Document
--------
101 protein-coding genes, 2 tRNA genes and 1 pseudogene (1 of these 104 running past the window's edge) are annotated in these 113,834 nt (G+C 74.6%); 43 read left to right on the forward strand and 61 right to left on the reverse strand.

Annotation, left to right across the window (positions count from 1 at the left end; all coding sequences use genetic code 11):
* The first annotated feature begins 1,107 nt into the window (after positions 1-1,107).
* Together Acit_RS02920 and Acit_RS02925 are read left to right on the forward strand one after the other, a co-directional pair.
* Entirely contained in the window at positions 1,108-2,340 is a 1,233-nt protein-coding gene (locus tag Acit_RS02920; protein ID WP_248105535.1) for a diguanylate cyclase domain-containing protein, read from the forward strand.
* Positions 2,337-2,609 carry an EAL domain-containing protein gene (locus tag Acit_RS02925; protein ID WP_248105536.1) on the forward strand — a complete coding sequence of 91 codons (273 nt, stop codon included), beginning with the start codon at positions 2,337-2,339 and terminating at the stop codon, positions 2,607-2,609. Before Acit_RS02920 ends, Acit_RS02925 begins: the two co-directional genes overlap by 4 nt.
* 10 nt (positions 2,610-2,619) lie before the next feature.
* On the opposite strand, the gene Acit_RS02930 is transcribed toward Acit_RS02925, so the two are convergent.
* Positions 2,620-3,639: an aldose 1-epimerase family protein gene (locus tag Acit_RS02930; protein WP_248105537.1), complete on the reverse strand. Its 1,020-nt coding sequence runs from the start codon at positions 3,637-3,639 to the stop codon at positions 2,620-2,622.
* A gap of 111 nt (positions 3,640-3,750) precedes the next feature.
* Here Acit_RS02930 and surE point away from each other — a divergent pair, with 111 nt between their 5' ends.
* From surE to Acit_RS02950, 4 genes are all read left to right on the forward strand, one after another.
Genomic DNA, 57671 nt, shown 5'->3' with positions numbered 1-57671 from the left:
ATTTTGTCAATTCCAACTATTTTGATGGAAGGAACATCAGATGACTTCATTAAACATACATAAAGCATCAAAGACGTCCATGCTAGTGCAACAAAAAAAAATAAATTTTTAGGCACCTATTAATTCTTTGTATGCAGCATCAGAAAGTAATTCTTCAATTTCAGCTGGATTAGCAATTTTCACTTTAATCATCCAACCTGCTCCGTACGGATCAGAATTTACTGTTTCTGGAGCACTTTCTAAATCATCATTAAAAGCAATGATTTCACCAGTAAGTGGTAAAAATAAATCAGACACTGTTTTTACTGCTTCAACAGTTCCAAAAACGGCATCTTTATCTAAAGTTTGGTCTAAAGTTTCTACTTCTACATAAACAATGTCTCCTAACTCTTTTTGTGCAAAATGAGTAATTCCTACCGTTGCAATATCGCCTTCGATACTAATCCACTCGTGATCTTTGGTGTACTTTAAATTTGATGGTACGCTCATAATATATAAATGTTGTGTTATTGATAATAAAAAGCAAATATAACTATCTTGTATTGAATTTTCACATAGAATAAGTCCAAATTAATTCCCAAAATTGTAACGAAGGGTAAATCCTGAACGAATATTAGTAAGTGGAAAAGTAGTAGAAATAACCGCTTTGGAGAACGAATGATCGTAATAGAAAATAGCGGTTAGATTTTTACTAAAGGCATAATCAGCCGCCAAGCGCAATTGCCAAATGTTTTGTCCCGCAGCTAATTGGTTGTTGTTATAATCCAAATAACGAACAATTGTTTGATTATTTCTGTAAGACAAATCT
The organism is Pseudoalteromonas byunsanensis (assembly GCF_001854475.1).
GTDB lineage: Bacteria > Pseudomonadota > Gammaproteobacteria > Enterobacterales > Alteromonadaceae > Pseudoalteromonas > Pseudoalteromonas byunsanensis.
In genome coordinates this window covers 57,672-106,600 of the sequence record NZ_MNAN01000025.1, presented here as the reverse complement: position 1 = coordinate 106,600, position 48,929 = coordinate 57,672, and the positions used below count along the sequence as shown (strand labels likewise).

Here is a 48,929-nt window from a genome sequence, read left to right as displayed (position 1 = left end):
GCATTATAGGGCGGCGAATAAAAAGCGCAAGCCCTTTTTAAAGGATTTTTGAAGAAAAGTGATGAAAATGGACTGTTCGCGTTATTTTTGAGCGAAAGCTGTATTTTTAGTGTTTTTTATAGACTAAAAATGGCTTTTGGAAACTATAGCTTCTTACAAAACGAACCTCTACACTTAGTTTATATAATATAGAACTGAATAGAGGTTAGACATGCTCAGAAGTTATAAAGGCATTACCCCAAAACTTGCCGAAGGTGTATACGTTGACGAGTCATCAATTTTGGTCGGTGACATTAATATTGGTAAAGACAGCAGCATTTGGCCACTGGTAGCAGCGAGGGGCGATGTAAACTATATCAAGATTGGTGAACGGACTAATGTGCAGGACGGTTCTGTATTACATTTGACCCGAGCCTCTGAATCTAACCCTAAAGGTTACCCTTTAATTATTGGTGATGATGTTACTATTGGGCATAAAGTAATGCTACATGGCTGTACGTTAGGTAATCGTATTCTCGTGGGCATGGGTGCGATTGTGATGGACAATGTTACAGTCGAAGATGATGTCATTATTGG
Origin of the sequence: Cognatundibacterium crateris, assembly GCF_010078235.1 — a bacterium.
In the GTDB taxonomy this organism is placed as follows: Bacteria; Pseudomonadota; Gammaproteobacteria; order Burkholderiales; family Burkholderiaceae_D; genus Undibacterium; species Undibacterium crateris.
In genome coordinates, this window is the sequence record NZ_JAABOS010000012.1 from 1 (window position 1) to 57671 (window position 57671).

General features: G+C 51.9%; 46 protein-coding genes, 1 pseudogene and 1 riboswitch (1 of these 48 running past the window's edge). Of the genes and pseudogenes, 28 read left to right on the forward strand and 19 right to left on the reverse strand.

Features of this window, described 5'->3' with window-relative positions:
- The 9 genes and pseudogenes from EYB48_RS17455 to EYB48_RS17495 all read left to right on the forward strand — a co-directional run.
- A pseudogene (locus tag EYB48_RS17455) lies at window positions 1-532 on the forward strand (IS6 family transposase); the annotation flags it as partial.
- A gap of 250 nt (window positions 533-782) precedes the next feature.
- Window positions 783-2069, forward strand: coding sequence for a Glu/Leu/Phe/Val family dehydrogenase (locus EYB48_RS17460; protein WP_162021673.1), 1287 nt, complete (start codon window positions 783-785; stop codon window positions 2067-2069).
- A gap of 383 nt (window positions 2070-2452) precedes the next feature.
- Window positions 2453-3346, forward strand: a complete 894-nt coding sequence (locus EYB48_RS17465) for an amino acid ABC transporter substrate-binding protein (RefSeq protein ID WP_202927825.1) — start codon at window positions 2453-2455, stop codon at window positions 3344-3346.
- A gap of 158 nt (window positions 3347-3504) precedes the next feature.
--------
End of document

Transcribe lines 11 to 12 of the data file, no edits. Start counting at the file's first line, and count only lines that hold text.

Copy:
* Here Acit_RS02930 and surE point away from each other — a divergent pair, with 111 nt between their 5' ends.
* From surE to Acit_RS02950, 4 genes are all read left to right on the forward strand, one after another.